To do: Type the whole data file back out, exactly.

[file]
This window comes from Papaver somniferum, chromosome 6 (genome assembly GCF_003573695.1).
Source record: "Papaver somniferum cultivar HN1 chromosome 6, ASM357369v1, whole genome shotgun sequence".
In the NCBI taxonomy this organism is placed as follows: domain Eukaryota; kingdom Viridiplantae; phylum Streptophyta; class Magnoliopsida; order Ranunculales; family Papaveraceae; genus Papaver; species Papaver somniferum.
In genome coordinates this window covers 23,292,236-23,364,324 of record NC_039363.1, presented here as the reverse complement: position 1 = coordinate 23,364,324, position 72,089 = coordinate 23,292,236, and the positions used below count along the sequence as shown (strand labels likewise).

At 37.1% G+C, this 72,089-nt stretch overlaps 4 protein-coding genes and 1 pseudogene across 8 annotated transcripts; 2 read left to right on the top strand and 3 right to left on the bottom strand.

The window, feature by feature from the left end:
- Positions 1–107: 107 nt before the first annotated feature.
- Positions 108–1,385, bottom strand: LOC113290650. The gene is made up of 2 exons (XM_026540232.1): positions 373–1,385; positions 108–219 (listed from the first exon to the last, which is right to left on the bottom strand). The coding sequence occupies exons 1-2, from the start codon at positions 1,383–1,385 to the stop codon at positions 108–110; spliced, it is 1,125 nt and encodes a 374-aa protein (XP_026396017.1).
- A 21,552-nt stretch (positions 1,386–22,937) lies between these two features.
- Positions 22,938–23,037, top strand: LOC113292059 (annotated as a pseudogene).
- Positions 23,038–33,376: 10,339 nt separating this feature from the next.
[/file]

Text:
This window comes from Papaver somniferum, chromosome 6 (genome assembly GCF_003573695.1).
Source record: "Papaver somniferum cultivar HN1 chromosome 6, ASM357369v1, whole genome shotgun sequence".
In the NCBI taxonomy this organism is placed as follows: domain Eukaryota; kingdom Viridiplantae; phylum Streptophyta; class Magnoliopsida; order Ranunculales; family Papaveraceae; genus Papaver; species Papaver somniferum.
In genome coordinates this window covers 23,292,236-23,364,324 of record NC_039363.1, presented here as the reverse complement: position 1 = coordinate 23,364,324, position 72,089 = coordinate 23,292,236, and the positions used below count along the sequence as shown (strand labels likewise).

At 37.1% G+C, this 72,089-nt stretch overlaps 4 protein-coding genes and 1 pseudogene across 8 annotated transcripts; 2 read left to right on the top strand and 3 right to left on the bottom strand.

The window, feature by feature from the left end:
- Positions 1–107: 107 nt before the first annotated feature.
- Positions 108–1,385, bottom strand: LOC113290650. The gene is made up of 2 exons (XM_026540232.1): positions 373–1,385; positions 108–219 (listed from the first exon to the last, which is right to left on the bottom strand). The coding sequence occupies exons 1-2, from the start codon at positions 1,383–1,385 to the stop codon at positions 108–110; spliced, it is 1,125 nt and encodes a 374-aa protein (XP_026396017.1).
- A 21,552-nt stretch (positions 1,386–22,937) lies between these two features.
- Positions 22,938–23,037, top strand: LOC113292059 (annotated as a pseudogene).
- Positions 23,038–33,376: 10,339 nt separating this feature from the next.